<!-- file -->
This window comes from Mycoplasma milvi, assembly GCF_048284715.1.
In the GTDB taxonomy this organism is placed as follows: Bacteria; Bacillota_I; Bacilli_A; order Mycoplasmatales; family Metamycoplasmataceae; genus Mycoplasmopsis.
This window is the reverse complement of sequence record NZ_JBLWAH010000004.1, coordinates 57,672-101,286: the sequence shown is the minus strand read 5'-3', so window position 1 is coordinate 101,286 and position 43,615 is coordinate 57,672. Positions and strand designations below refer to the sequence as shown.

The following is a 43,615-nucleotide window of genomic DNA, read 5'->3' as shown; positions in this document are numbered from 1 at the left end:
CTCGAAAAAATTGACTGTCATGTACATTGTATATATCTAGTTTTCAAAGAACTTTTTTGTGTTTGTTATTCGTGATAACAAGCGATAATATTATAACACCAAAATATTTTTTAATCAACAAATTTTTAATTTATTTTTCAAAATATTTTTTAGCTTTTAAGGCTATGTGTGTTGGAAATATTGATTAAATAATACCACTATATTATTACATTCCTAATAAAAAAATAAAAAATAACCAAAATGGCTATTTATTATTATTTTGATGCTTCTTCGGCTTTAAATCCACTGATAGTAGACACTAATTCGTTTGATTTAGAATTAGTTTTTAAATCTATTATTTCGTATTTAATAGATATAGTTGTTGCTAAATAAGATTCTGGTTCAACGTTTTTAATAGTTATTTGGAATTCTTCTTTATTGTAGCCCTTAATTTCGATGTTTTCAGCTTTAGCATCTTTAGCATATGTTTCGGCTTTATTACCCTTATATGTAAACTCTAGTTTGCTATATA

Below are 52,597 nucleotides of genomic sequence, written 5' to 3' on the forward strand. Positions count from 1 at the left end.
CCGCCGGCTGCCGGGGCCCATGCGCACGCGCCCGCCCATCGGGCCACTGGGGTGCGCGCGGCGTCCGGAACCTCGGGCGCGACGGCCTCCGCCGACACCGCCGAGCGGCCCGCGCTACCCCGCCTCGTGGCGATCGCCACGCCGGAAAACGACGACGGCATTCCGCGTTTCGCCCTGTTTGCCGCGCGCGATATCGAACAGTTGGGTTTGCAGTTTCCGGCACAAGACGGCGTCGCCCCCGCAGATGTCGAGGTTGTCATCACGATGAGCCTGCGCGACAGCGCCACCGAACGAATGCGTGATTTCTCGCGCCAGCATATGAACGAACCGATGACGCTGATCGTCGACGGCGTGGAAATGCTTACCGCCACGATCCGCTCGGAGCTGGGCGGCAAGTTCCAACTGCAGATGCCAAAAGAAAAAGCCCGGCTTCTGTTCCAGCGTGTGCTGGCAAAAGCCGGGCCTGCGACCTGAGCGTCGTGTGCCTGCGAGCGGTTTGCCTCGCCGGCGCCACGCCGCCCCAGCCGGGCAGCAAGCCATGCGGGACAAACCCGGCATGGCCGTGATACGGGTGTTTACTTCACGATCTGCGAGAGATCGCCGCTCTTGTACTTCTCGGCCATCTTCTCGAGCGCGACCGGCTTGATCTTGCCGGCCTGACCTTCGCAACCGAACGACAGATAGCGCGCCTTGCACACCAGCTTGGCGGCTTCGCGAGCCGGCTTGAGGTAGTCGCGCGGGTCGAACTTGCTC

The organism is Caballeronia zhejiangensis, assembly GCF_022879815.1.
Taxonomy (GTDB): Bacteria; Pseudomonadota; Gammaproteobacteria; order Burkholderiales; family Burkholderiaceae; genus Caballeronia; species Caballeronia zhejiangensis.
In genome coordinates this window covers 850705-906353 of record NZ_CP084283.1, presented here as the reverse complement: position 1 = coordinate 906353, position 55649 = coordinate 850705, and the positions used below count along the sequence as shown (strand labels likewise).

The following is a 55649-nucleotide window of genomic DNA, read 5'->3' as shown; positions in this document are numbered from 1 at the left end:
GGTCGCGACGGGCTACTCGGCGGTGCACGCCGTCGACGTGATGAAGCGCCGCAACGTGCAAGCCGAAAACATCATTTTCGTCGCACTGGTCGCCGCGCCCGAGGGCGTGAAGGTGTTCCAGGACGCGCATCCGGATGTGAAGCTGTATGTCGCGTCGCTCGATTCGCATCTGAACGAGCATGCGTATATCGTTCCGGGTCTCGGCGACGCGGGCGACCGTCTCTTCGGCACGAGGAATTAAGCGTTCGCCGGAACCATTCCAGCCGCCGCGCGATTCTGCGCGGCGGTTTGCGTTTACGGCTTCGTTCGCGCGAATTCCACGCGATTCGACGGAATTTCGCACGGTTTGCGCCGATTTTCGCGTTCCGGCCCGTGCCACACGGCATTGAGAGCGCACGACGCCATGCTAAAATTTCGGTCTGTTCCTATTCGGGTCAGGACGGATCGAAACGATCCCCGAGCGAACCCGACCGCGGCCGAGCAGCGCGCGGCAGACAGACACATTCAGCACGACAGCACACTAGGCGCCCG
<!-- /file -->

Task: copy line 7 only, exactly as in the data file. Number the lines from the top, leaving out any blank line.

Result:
CCGCCGGCTGCCGGGGCCCATGCGCACGCGCCCGCCCATCGGGCCACTGGGGTGCGCGCGGCGTCCGGAACCTCGGGCGCGACGGCCTCCGCCGACACCGCCGAGCGGCCCGCGCTACCCCGCCTCGTGGCGATCGCCACGCCGGAAAACGACGACGGCATTCCGCGTTTCGCCCTGTTTGCCGCGCGCGATATCGAACAGTTGGGTTTGCAGTTTCCGGCACAAGACGGCGTCGCCCCCGCAGATGTCGAGGTTGTCATCACGATGAGCCTGCGCGACAGCGCCACCGAACGAATGCGTGATTTCTCGCGCCAGCATATGAACGAACCGATGACGCTGATCGTCGACGGCGTGGAAATGCTTACCGCCACGATCCGCTCGGAGCTGGGCGGCAAGTTCCAACTGCAGATGCCAAAAGAAAAAGCCCGGCTTCTGTTCCAGCGTGTGCTGGCAAAAGCCGGGCCTGCGACCTGAGCGTCGTGTGCCTGCGAGCGGTTTGCCTCGCCGGCGCCACGCCGCCCCAGCCGGGCAGCAAGCCATGCGGGACAAACCCGGCATGGCCGTGATACGGGTGTTTACTTCACGATCTGCGAGAGATCGCCGCTCTTGTACTTCTCGGCCATCTTCTCGAGCGCGACCGGCTTGATCTTGCCGGCCTGACCTTCGCAACCGAACGACAGATAGCGCGCCTTGCACACCAGCTTGGCGGCTTCGCGAGCCGGCTTGAGGTAGTCGCGCGGGTCGAACTTGCTC